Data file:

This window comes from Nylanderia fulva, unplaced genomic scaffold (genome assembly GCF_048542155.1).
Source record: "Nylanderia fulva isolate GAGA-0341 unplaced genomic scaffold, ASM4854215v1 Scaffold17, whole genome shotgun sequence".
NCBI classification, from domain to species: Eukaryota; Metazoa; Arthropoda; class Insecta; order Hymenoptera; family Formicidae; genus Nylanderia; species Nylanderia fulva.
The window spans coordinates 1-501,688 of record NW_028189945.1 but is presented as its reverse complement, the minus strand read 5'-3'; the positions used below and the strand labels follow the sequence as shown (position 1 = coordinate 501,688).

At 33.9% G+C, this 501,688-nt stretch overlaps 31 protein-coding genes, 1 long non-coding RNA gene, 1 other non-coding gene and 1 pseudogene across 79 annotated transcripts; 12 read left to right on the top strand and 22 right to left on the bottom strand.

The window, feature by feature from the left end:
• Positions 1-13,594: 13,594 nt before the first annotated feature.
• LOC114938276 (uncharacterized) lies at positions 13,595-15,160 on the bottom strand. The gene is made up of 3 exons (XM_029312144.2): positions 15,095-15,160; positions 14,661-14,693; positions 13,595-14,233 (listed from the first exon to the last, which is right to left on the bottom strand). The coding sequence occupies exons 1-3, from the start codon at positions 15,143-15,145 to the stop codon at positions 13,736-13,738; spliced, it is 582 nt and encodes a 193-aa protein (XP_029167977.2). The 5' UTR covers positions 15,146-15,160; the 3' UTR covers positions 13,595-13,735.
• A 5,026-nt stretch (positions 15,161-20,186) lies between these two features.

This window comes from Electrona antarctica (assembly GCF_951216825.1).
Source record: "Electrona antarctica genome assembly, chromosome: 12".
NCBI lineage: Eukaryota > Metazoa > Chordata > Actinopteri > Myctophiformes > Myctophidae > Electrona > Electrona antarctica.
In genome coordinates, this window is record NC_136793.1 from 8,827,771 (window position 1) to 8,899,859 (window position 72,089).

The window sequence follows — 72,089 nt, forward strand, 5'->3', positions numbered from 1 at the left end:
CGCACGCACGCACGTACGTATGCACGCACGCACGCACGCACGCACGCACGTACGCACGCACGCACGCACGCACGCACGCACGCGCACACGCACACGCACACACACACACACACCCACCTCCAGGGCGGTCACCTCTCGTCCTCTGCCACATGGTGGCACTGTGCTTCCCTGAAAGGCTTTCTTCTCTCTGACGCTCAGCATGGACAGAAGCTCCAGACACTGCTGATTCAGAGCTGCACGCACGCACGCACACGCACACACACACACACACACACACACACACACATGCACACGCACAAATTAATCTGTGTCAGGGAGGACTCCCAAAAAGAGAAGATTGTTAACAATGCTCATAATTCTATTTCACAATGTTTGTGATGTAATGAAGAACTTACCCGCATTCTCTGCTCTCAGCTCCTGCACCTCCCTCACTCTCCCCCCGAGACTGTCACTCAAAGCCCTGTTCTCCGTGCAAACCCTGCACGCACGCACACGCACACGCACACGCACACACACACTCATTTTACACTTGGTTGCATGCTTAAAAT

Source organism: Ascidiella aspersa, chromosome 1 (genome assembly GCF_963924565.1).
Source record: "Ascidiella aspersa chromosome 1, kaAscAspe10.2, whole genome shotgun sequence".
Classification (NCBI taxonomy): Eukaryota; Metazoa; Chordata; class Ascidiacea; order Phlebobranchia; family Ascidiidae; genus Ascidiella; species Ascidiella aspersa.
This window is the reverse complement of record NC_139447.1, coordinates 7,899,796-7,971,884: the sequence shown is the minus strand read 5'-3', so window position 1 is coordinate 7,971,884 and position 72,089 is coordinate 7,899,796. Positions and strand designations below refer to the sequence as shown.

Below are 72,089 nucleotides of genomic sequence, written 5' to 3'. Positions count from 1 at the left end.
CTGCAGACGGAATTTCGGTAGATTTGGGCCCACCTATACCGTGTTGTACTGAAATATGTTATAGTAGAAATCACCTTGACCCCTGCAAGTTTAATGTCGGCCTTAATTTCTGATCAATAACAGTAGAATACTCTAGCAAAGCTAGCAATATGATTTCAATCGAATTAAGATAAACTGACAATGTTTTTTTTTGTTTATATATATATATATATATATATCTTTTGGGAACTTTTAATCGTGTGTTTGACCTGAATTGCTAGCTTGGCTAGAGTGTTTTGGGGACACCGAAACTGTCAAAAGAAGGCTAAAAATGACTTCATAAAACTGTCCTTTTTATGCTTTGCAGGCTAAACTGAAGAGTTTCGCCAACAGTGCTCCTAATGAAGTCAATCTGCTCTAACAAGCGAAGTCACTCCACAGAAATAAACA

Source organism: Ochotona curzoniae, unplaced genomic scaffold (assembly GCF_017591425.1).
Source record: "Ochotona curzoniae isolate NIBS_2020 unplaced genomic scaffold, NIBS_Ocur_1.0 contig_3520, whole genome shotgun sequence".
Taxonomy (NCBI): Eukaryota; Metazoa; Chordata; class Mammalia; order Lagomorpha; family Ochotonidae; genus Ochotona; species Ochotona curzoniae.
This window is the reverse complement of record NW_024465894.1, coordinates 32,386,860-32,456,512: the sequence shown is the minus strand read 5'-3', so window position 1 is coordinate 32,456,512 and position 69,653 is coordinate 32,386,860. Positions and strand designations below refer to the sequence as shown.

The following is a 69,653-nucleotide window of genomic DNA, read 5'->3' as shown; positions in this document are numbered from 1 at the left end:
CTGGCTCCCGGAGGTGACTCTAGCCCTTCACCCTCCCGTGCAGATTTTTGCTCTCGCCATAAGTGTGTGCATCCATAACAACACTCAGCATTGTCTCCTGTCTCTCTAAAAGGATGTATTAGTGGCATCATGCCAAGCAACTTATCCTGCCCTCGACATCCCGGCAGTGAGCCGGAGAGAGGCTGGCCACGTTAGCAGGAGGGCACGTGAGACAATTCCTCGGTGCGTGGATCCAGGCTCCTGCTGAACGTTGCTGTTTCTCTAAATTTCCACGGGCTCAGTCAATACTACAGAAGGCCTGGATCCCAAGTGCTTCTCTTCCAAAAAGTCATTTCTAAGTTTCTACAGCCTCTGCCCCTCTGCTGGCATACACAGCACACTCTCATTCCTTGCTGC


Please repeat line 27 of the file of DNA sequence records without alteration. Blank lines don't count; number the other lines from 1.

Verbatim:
CTGGCTCCCGGAGGTGACTCTAGCCCTTCACCCTCCCGTGCAGATTTTTGCTCTCGCCATAAGTGTGTGCATCCATAACAACACTCAGCATTGTCTCCTGTCTCTCTAAAAGGATGTATTAGTGGCATCATGCCAAGCAACTTATCCTGCCCTCGACATCCCGGCAGTGAGCCGGAGAGAGGCTGGCCACGTTAGCAGGAGGGCACGTGAGACAATTCCTCGGTGCGTGGATCCAGGCTCCTGCTGAACGTTGCTGTTTCTCTAAATTTCCACGGGCTCAGTCAATACTACAGAAGGCCTGGATCCCAAGTGCTTCTCTTCCAAAAAGTCATTTCTAAGTTTCTACAGCCTCTGCCCCTCTGCTGGCATACACAGCACACTCTCATTCCTTGCTGC